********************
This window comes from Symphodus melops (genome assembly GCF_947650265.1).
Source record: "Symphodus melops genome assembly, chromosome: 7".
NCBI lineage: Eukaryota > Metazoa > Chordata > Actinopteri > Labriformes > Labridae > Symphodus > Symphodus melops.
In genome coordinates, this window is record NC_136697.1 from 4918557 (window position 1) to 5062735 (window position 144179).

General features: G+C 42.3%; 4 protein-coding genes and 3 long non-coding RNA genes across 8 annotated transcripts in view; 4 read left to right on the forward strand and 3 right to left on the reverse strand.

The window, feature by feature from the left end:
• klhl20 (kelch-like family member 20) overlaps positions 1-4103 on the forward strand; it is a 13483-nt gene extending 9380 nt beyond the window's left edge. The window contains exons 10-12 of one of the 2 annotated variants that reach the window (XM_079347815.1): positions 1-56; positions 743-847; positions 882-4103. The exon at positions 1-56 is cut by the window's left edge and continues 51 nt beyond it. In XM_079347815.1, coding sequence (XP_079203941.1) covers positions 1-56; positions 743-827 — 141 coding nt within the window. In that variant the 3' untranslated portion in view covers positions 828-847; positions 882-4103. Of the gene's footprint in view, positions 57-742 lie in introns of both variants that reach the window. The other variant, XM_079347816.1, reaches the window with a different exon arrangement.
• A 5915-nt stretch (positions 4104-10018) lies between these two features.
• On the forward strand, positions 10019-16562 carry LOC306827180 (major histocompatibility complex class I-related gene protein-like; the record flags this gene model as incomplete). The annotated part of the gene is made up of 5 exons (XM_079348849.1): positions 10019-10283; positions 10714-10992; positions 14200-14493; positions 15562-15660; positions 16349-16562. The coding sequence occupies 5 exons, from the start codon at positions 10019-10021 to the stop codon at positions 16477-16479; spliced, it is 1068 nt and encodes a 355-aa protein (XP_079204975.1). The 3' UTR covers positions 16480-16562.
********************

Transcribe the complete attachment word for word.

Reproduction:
This window comes from Symphodus melops (genome assembly GCF_947650265.1).
Source record: "Symphodus melops genome assembly, chromosome: 7".
NCBI lineage: Eukaryota > Metazoa > Chordata > Actinopteri > Labriformes > Labridae > Symphodus > Symphodus melops.
In genome coordinates, this window is record NC_136697.1 from 4918557 (window position 1) to 5062735 (window position 144179).

General features: G+C 42.3%; 4 protein-coding genes and 3 long non-coding RNA genes across 8 annotated transcripts in view; 4 read left to right on the forward strand and 3 right to left on the reverse strand.

The window, feature by feature from the left end:
• klhl20 (kelch-like family member 20) overlaps positions 1-4103 on the forward strand; it is a 13483-nt gene extending 9380 nt beyond the window's left edge. The window contains exons 10-12 of one of the 2 annotated variants that reach the window (XM_079347815.1): positions 1-56; positions 743-847; positions 882-4103. The exon at positions 1-56 is cut by the window's left edge and continues 51 nt beyond it. In XM_079347815.1, coding sequence (XP_079203941.1) covers positions 1-56; positions 743-827 — 141 coding nt within the window. In that variant the 3' untranslated portion in view covers positions 828-847; positions 882-4103. Of the gene's footprint in view, positions 57-742 lie in introns of both variants that reach the window. The other variant, XM_079347816.1, reaches the window with a different exon arrangement.
• A 5915-nt stretch (positions 4104-10018) lies between these two features.
• On the forward strand, positions 10019-16562 carry LOC306827180 (major histocompatibility complex class I-related gene protein-like; the record flags this gene model as incomplete). The annotated part of the gene is made up of 5 exons (XM_079348849.1): positions 10019-10283; positions 10714-10992; positions 14200-14493; positions 15562-15660; positions 16349-16562. The coding sequence occupies 5 exons, from the start codon at positions 10019-10021 to the stop codon at positions 16477-16479; spliced, it is 1068 nt and encodes a 355-aa protein (XP_079204975.1). The 3' UTR covers positions 16480-16562.